My mom watched a lot of Trek in her early adulthood, but she’s not deeply into SF/F otherwise. She doesn’t read comics. She doesn’t know what a con is, even though I go to at least one every year, and have to re-explain it to her every time I do. But she also has strong opinions about her favorite films in the Marvel Cinematic Universe, and has tried, with interest, to watch all of the Star Wars films with me (even though she can’t get through them all).
She’s generally “geek adjacent,” which is the kind of baseline knowledge of geek-focused media that most casual followers of pop culture have. By comparison, between the grounding of her Star Trek influence and the language and expressions of geek culture that surrounded me (X-Men comics at the grocery store, Star Wars action figures for Christmas, Robotech on local TV), geek culture was an everyday part of my childhood life and conversation with friends in my largely Black middle-class neighborhood. Even so, geek fandom as a self-identifier for my own identity wasn’t really a concept for me growing up either. I didn’t know about or participate in the more traditional signifiers of contemporary geek fandom: going to cons, participating in on- or offline fan communities, or hanging out in comic book shops, until I went off to college.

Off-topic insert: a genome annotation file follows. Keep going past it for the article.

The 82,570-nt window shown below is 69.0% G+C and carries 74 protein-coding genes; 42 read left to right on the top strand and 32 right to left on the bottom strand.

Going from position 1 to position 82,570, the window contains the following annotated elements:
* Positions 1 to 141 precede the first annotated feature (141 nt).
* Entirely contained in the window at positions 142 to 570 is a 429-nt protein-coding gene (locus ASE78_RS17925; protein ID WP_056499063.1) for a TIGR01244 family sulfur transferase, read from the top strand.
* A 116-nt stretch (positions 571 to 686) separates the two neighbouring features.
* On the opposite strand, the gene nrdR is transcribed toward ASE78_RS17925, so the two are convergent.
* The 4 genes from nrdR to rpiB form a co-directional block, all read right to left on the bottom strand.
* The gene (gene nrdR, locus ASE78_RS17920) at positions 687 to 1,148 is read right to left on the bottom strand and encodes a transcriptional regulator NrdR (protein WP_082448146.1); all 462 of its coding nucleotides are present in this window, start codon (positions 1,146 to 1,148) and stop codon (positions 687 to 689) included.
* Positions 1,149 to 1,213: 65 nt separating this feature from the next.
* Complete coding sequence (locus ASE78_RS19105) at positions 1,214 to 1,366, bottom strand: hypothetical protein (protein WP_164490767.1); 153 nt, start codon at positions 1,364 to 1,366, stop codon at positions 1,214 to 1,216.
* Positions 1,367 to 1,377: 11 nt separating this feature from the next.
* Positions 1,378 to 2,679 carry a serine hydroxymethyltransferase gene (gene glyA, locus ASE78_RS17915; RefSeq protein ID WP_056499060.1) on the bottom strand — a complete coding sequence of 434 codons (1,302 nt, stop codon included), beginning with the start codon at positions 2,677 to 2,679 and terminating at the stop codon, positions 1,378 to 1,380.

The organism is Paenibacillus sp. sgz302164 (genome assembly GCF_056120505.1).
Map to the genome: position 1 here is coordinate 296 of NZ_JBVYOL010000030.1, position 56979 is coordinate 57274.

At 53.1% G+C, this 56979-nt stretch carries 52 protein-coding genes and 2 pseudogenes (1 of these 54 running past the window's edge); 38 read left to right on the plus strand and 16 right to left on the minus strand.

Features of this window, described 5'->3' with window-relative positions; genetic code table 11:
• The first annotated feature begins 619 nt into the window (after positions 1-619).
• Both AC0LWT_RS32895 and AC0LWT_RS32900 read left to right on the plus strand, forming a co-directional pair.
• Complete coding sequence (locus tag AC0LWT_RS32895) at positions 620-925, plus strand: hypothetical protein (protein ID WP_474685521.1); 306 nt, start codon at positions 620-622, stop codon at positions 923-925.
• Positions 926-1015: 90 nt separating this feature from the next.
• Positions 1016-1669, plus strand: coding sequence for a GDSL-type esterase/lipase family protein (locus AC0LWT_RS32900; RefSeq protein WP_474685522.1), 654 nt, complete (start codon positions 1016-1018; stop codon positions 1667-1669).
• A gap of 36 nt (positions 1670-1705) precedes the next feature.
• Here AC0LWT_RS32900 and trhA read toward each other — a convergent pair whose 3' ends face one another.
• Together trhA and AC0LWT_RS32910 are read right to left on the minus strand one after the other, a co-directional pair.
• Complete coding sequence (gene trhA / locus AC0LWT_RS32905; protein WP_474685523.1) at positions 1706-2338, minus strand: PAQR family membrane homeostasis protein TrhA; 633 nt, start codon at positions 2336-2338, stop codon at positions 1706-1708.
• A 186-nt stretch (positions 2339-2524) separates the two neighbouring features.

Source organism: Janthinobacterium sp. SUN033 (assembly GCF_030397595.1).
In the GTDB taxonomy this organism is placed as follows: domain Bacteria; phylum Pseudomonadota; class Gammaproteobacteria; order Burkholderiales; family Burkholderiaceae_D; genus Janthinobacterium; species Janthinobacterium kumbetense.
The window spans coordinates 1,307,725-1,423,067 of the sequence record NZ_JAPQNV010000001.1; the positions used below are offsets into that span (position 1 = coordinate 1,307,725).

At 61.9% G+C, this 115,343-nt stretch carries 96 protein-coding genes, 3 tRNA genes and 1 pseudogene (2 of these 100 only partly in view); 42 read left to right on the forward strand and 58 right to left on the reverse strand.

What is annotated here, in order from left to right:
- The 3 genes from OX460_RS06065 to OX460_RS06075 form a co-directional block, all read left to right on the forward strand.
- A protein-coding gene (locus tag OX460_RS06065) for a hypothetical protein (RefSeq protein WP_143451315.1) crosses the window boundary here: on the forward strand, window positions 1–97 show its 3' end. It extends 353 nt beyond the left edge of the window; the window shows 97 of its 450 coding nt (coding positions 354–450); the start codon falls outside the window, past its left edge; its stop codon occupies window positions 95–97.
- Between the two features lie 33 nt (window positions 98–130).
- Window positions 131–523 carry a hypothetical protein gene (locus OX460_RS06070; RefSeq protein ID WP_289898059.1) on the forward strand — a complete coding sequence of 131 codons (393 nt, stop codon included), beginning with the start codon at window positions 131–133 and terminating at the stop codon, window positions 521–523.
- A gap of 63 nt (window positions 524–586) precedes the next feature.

But as I settle firmly into middle age, I actually feel pretty geek-adjacent as well, at least by contemporary standards of fan engagement. I’m pretty behind on every single geek franchise out there; when I was younger, I would have been at opening night for every Star Trek, MCU and Star Wars movie premiere, but now I’m very happy to wait a couple of weeks, or even just wait for the movie to go to streaming. A lot of this just might be about the shifting life priorities that invariably happen to everyone over time; sometimes you just lose interest in certain media at some point and you move on to something that engages you more.
But much like sociocultural differences, how fandom is defined and performed in the age of social media means different things than they used to. I’m a young Gen-Xer, old enough to remember a time before social media-focused fan communities and the mainstream popularity of fan gatherings and conventions, but also young enough to be a digital native of Twitter, Tumblr, Ao3, etc. What it means to be a fan “in your off time” is different than what it means to be a fan where there is no off-time, when fandom can be a daily, potentially 24-7, pursuit.